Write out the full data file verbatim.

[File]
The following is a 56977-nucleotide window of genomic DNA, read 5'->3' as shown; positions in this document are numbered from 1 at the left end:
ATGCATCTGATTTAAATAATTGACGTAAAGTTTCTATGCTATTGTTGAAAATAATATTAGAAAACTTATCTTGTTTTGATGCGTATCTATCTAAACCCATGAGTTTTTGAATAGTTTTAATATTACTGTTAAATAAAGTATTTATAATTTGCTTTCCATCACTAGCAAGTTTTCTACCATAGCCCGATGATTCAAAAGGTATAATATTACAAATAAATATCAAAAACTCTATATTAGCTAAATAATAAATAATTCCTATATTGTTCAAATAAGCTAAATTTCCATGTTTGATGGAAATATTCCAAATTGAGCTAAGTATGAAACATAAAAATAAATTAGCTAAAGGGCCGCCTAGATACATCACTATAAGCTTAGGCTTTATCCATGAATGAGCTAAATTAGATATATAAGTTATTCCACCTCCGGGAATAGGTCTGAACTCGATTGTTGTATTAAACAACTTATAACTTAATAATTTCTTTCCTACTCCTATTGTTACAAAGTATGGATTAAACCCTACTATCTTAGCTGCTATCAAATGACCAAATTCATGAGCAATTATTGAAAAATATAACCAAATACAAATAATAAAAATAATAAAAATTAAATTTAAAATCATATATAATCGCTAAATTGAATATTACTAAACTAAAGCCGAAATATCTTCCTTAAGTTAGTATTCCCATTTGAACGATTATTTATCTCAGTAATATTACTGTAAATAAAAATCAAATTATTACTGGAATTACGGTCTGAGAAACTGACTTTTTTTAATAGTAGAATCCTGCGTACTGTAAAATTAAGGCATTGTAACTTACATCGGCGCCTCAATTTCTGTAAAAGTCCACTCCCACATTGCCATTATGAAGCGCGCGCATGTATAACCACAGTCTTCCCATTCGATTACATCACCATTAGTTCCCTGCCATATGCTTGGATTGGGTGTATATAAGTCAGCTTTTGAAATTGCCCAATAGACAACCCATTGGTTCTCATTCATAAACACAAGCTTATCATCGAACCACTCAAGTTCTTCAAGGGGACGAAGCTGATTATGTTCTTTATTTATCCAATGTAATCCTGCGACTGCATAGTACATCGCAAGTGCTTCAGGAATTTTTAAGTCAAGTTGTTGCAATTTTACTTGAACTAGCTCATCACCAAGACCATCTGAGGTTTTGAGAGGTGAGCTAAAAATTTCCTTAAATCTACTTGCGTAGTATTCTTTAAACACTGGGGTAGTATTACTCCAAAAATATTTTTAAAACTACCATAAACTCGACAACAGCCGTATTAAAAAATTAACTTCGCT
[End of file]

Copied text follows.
The following is a 56977-nucleotide window of genomic DNA, read 5'->3' as shown; positions in this document are numbered from 1 at the left end:
ATGCATCTGATTTAAATAATTGACGTAAAGTTTCTATGCTATTGTTGAAAATAATATTAGAAAACTTATCTTGTTTTGATGCGTATCTATCTAAACCCATGAGTTTTTGAATAGTTTTAATATTACTGTTAAATAAAGTATTTATAATTTGCTTTCCATCACTAGCAAGTTTTCTACCATAGCCCGATGATTCAAAAGGTATAATATTACAAATAAATATCAAAAACTCTATATTAGCTAAATAATAAATAATTCCTATATTGTTCAAATAAGCTAAATTTCCATGTTTGATGGAAATATTCCAAATTGAGCTAAGTATGAAACATAAAAATAAATTAGCTAAAGGGCCGCCTAGATACATCACTATAAGCTTAGGCTTTATCCATGAATGAGCTAAATTAGATATATAAGTTATTCCACCTCCGGGAATAGGTCTGAACTCGATTGTTGTATTAAACAACTTATAACTTAATAATTTCTTTCCTACTCCTATTGTTACAAAGTATGGATTAAACCCTACTATCTTAGCTGCTATCAAATGACCAAATTCATGAGCAATTATTGAAAAATATAACCAAATACAAATAATAAAAATAATAAAAATTAAATTTAAAATCATATATAATCGCTAAATTGAATATTACTAAACTAAAGCCGAAATATCTTCCTTAAGTTAGTATTCCCATTTGAACGATTATTTATCTCAGTAATATTACTGTAAATAAAAATCAAATTATTACTGGAATTACGGTCTGAGAAACTGACTTTTTTTAATAGTAGAATCCTGCGTACTGTAAAATTAAGGCATTGTAACTTACATCGGCGCCTCAATTTCTGTAAAAGTCCACTCCCACATTGCCATTATGAAGCGCGCGCATGTATAACCACAGTCTTCCCATTCGATTACATCACCATTAGTTCCCTGCCATATGCTTGGATTGGGTGTATATAAGTCAGCTTTTGAAATTGCCCAATAGACAACCCATTGGTTCTCATTCATAAACACAAGCTTATCATCGAACCACTCAAGTTCTTCAAGGGGACGAAGCTGATTATGTTCTTTATTTATCCAATGTAATCCTGCGACTGCATAGTACATCGCAAGTGCTTCAGGAATTTTTAAGTCAAGTTGTTGCAATTTTACTTGAACTAGCTCATCACCAAGACCATCTGAGGTTTTGAGAGGTGAGCTAAAAATTTCCTTAAATCTACTTGCGTAGTATTCTTTAAACACTGGGGTAGTATTACTCCAAAAATATTTTTAAAACTACCATAAACTCGACAACAGCCGTATTAAAAAATTAACTTCGCT